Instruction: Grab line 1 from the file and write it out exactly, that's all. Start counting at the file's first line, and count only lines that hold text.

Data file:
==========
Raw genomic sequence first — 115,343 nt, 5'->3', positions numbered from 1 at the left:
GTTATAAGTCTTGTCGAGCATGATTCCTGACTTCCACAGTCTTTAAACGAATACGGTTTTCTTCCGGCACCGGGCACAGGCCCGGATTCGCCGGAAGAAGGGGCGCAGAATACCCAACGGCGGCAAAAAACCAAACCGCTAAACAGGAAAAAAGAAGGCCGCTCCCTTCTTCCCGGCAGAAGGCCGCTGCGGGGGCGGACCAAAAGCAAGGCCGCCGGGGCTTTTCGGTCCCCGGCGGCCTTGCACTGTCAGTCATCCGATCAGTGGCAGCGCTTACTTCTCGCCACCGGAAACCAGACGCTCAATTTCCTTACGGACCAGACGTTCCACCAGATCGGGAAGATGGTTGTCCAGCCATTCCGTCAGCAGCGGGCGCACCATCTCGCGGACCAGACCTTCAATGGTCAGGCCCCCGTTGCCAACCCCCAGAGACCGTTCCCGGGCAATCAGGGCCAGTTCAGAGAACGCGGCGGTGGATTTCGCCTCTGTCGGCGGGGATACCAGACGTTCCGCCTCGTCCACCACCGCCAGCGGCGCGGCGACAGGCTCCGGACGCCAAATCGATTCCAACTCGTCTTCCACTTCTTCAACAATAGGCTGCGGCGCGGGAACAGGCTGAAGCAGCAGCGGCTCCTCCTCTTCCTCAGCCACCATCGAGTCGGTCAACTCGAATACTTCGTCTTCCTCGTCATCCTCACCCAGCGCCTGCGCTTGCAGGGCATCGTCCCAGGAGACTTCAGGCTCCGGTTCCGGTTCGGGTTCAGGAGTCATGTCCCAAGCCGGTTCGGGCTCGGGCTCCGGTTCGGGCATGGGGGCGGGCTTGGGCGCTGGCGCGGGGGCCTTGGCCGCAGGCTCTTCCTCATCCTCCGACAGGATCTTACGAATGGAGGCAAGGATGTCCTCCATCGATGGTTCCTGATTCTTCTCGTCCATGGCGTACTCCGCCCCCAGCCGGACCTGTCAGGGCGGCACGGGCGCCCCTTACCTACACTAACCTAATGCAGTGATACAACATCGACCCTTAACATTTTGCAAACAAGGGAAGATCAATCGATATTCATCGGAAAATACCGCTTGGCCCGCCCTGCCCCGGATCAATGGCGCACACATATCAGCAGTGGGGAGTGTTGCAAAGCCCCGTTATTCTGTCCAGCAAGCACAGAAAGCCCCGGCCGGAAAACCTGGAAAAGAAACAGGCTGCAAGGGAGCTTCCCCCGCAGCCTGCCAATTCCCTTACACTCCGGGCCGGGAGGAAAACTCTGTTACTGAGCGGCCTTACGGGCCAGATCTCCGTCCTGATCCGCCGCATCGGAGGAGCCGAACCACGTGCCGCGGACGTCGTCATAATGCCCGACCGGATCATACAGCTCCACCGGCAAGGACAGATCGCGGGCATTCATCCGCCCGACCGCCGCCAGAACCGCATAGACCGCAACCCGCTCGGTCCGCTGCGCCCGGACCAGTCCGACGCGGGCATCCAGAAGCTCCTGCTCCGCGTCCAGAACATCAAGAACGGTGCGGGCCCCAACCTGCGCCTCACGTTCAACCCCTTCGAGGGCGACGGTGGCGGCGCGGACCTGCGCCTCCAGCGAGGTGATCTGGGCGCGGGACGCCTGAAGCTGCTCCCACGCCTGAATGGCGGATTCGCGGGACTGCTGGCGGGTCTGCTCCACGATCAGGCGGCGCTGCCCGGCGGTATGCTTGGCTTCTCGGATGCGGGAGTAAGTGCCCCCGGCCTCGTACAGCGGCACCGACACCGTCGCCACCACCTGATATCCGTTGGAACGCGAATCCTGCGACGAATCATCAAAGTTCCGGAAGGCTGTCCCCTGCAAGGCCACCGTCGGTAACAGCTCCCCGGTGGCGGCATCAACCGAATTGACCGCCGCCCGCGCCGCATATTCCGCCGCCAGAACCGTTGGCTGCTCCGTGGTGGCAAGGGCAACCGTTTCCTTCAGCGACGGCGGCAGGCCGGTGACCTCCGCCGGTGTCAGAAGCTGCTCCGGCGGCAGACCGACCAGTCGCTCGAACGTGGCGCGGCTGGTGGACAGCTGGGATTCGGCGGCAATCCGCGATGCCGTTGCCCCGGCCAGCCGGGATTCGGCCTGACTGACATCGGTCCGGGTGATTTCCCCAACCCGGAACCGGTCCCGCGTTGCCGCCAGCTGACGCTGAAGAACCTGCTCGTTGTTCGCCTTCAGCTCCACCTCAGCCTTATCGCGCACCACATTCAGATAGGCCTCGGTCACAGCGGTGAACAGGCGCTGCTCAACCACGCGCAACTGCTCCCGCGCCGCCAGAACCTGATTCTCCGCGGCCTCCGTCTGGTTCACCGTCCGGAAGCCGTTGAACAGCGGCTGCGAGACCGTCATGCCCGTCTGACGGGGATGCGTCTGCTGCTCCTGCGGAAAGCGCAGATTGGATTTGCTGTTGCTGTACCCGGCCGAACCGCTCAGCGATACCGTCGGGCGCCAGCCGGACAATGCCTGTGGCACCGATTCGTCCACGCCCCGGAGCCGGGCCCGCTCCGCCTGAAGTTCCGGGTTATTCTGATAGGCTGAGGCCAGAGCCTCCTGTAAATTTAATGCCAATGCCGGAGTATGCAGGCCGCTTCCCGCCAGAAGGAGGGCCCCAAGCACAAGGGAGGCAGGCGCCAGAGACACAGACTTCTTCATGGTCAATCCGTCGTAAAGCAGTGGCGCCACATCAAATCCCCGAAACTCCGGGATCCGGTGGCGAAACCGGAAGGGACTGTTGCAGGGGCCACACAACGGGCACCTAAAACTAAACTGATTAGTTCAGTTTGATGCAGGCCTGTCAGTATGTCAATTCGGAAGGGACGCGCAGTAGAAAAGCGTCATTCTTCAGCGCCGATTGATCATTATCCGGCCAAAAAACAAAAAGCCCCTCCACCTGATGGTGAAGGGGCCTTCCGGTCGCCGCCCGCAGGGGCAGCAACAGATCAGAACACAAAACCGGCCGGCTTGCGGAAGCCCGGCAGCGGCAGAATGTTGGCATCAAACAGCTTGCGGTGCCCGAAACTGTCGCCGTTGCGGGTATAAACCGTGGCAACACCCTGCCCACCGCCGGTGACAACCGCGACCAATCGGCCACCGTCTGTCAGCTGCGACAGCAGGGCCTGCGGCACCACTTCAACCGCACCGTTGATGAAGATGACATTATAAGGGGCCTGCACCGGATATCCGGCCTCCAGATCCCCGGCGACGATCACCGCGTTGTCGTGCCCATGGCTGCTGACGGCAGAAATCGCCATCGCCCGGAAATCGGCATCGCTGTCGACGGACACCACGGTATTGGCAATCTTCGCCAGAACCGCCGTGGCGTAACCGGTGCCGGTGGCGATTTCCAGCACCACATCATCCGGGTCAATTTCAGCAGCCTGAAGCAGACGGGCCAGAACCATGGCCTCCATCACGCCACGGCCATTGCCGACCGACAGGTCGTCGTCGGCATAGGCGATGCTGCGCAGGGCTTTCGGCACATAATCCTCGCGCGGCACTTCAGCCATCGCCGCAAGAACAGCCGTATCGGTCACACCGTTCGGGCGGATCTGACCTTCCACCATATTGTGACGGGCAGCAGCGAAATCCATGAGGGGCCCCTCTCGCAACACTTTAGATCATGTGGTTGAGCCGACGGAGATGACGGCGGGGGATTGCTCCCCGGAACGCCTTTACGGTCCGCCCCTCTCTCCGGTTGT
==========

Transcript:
Raw genomic sequence first — 115,343 nt, 5'->3', positions numbered from 1 at the left: